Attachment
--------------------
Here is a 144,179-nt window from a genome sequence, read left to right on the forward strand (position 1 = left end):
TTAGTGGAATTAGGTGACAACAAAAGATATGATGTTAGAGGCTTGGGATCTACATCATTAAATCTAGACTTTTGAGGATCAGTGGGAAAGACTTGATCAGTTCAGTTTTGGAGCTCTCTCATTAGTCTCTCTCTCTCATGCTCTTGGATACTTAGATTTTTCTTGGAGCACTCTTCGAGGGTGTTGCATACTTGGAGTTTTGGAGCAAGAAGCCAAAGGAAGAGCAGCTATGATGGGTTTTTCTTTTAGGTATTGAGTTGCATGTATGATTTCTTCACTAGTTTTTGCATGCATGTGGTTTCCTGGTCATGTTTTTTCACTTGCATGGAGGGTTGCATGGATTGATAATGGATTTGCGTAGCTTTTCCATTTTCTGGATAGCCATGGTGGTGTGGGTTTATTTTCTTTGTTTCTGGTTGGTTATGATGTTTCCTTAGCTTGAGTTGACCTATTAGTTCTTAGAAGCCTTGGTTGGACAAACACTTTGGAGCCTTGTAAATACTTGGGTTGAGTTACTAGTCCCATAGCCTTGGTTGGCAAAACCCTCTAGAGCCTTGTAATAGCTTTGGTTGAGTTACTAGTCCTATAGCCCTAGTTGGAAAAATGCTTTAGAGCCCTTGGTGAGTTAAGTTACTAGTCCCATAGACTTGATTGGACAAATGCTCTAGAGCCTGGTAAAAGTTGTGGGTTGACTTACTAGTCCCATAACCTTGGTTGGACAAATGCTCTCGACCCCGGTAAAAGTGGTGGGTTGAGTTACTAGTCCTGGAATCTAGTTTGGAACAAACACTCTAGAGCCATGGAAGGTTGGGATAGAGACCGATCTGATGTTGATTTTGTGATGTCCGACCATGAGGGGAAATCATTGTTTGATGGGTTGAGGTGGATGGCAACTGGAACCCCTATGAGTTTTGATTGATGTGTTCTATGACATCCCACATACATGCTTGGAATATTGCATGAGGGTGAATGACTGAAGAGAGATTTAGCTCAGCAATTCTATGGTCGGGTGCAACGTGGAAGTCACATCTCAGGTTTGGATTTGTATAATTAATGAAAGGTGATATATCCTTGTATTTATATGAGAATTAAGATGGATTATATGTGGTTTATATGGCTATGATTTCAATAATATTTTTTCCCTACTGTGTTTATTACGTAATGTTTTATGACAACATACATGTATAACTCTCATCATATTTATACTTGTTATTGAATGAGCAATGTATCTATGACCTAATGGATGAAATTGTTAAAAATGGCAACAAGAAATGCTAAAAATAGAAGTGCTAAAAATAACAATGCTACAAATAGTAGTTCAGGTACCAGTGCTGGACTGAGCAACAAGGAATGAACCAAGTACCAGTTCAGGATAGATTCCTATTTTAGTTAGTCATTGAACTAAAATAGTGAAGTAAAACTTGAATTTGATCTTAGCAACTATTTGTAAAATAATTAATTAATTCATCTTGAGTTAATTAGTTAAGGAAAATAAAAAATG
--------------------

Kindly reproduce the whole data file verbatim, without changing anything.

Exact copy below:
Here is a 144,179-nt window from a genome sequence, read left to right on the forward strand (position 1 = left end):
TTAGTGGAATTAGGTGACAACAAAAGATATGATGTTAGAGGCTTGGGATCTACATCATTAAATCTAGACTTTTGAGGATCAGTGGGAAAGACTTGATCAGTTCAGTTTTGGAGCTCTCTCATTAGTCTCTCTCTCTCATGCTCTTGGATACTTAGATTTTTCTTGGAGCACTCTTCGAGGGTGTTGCATACTTGGAGTTTTGGAGCAAGAAGCCAAAGGAAGAGCAGCTATGATGGGTTTTTCTTTTAGGTATTGAGTTGCATGTATGATTTCTTCACTAGTTTTTGCATGCATGTGGTTTCCTGGTCATGTTTTTTCACTTGCATGGAGGGTTGCATGGATTGATAATGGATTTGCGTAGCTTTTCCATTTTCTGGATAGCCATGGTGGTGTGGGTTTATTTTCTTTGTTTCTGGTTGGTTATGATGTTTCCTTAGCTTGAGTTGACCTATTAGTTCTTAGAAGCCTTGGTTGGACAAACACTTTGGAGCCTTGTAAATACTTGGGTTGAGTTACTAGTCCCATAGCCTTGGTTGGCAAAACCCTCTAGAGCCTTGTAATAGCTTTGGTTGAGTTACTAGTCCTATAGCCCTAGTTGGAAAAATGCTTTAGAGCCCTTGGTGAGTTAAGTTACTAGTCCCATAGACTTGATTGGACAAATGCTCTAGAGCCTGGTAAAAGTTGTGGGTTGACTTACTAGTCCCATAACCTTGGTTGGACAAATGCTCTCGACCCCGGTAAAAGTGGTGGGTTGAGTTACTAGTCCTGGAATCTAGTTTGGAACAAACACTCTAGAGCCATGGAAGGTTGGGATAGAGACCGATCTGATGTTGATTTTGTGATGTCCGACCATGAGGGGAAATCATTGTTTGATGGGTTGAGGTGGATGGCAACTGGAACCCCTATGAGTTTTGATTGATGTGTTCTATGACATCCCACATACATGCTTGGAATATTGCATGAGGGTGAATGACTGAAGAGAGATTTAGCTCAGCAATTCTATGGTCGGGTGCAACGTGGAAGTCACATCTCAGGTTTGGATTTGTATAATTAATGAAAGGTGATATATCCTTGTATTTATATGAGAATTAAGATGGATTATATGTGGTTTATATGGCTATGATTTCAATAATATTTTTTCCCTACTGTGTTTATTACGTAATGTTTTATGACAACATACATGTATAACTCTCATCATATTTATACTTGTTATTGAATGAGCAATGTATCTATGACCTAATGGATGAAATTGTTAAAAATGGCAACAAGAAATGCTAAAAATAGAAGTGCTAAAAATAACAATGCTACAAATAGTAGTTCAGGTACCAGTGCTGGACTGAGCAACAAGGAATGAACCAAGTACCAGTTCAGGATAGATTCCTATTTTAGTTAGTCATTGAACTAAAATAGTGAAGTAAAACTTGAATTTGATCTTAGCAACTATTTGTAAAATAATTAATTAATTCATCTTGAGTTAATTAGTTAAGGAAAATAAAAAATG